Tour Confidential: What to expect from Erin Hills and who wins the 117th U.S. Open

June 12, 2017

Every Sunday night, conducts an e-mail roundtable with writers from Sports Illustrated and GOLF Magazine. Check in every week for the unfiltered opinions of our writers and editors and join the conversation by tweeting us @golf_com.

1. We’re all U.S. Open this week as the game’s national championship heads to the state of Wisconsin for the first time. Erin Hills, a relatively new public track ($280 green fee!) is the host. What excites you most about Erin Hills?

Alan Shipnuck, senior writer, Sports Illustrated (@AlanShipnuck): That Dustin Johnson hasn’t slipped on any stairs. (Yet.) Can’t wait to watch him tangle with this brute.

Jeff Ritter, digital development editor, Sports Illustrated Golf Group (@Jeff_Ritter): I find it cool to once again head to a first-time venue. What will be the toughest hole? With par at 72, will scores be low? And what will the pros complain about? It’s all unknown, and I can’t wait to find out.

Josh Sens, contributing writer, GOLF (@JoshSens): Not quite as “public” as the $50 course was originally conceived to be. But that’s always a huge part of the appeal of a major at a non-private club: the idea that one day, maybe we’ll get a chance to take our hacks on the same grounds where history played out. Proof of that appeal is the fact that they can now charge $280 for what was originally going to be “blue-collar Whistling Straits.”

Joe Passov, senior writer, GOLF Magazine (@joepassov): I’m most excited to find out what kind of test of golf Erin Hills will offer, via design, setup and weather. I count this as one of the new breed of courses—singular as it is—that can actually demand the full arsenal of clubs from the game’s best due to its gargantuan length and punishing rough and bunkers. There should be no controversy about the pure bentgrass greens. This week, with all its great unknowns, should be really fun.

Josh Berhow, producer, GOLF (@Josh_Berhow): Erin Hills is such an unknown right now regarding what it will yield to players. The wind (if it howls) will be a huge factor. I also love the closing holes. Fifteen is a difficult-but-drivable par-4, and from there it’s a par 3, 4 and 5 coming in. Besides that, it’s Wisconsin, so the obvious answer to this question is cheese curds.

Sean Zak, associate editor, GOLF (@Sean_Zak): I’m excited to see the best in the world study a foreign textbook, so to say. I love seeing the best uncomfortable, but not because of the shape of the course (a la Chambers Bay), so I’m looking forward to how challenging the setup can be, regardless if that’s even par, five under or 15 under.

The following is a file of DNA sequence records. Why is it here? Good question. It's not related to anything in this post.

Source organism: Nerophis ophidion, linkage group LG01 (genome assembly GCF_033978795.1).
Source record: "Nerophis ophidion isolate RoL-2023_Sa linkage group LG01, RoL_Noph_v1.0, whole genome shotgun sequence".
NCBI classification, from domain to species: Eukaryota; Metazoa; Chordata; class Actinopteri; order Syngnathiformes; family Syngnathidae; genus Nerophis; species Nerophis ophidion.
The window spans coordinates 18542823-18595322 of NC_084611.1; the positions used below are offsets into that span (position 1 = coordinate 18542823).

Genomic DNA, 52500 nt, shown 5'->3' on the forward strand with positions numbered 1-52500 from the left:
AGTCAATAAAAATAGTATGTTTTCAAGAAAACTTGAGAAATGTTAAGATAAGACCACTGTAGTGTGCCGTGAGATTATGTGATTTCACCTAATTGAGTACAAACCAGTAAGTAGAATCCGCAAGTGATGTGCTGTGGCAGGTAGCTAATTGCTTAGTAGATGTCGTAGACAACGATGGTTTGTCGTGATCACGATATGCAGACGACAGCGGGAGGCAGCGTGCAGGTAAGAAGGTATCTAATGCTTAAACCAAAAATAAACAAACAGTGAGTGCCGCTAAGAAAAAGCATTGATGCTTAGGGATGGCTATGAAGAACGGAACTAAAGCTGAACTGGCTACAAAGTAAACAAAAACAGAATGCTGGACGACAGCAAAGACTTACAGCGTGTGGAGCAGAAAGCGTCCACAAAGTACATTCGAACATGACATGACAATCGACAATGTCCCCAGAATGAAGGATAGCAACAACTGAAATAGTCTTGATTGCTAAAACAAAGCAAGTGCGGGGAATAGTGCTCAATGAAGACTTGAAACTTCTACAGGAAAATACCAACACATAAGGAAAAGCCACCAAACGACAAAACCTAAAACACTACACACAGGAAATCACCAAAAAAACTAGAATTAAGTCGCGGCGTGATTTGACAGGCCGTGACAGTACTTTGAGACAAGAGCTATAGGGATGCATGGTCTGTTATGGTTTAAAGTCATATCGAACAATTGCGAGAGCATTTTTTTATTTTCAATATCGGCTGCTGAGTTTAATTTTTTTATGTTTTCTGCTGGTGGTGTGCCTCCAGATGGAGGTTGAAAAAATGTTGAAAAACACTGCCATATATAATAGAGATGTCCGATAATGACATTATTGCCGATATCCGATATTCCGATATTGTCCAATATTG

Michael Bamberger, senior writer, Sports Illustrated: It’s neat how, at almost every Open venue, the course is the story going in and the players upon it is the story going out. This course is particularly interesting and Spieth, Dustin Johnson, Rory McIlroy, Jon Rahm, etc., are compelling players.

John Wood, caddie for Matt Kuchar (@Johnwould): I’m anxious to see if different types of golfers can compete on this track. After spending the last two days walking around Erin Hills, there is no question it’s beautiful, it’s interesting, and it’s in absolutely wonderful shape. To me a great golf course can be attacked by highly skilled players of all types. I think it’ll be a fantastic test, it’s just so different than what most have always held in their heads as what a U.S. Open is. Tight fairways, heavy rough, etc. These have to be the widest fairways to have ever hosted a U.S. Open, and around the greens, at first glance, it doesn’t seem very penal. So that leaves the defense as wind, length, and green speed. I hope at the end of the week, we can say that at Erin Hills, the Steve Strickers of the world can compete with the Dustin Johnsons.

2. USGA executive director Mike Davis is ever the optimist, but even he has reservations about Erin Hills. “We’re going in with a lot of unknowns,” Davis said recently. What concerns you most about the course?

Shipnuck: Not much! It’s looking pure. The knee-high weeds are a little concerning—I’m hoping this tourney doesn’t hinge on a lost ball.

Ritter: Erin was built for wind to be one of its primary defenses, so I’m a little worried that four calm days might lead to something approaching a shootout, at least by Open standards. Of course, it’s tough enough to kick plenty of guys in the shins either way.

Sens: As Jeff said above, there’s always an element of unknown at a new venue. But what does it matter in the end? As always, they’ll all be playing the same course. When it comes down to it, “concerns” about the course are just distractions for people looking for something to complain about.

Passov: As with most U.S. Open venues, I would prefer that the players and the competition be the story, with the course in the background. We’ve just had way too many U.S. Opens over the years—including the last few—where questionable setup decisions and controversial conditions occupied way too many headlines. Give these guys a stern but fair test, in an attractive and/or historic setting, and let ‘em play.

Berhow: My primary concern is a small child eluding their parents and getting lost in the fescue, because it’s really that long in places, but no, I’m not concerned about much. Players will have their issues, because a few are bound to find something that irks them, but, as Jack used to say, when a player complained it just meant that was one less person he had to beat.

Zak: Unlike Alan, I’m excited for that knee-high fescue! The rough at Oakmont protected the course as much as the tricky greens did, but I’m not sure Erin will boast similar greens difficulty. With that in mind, I’m most interested in seeing how the course protects par. I think that fescue is necessary here. But how necessary?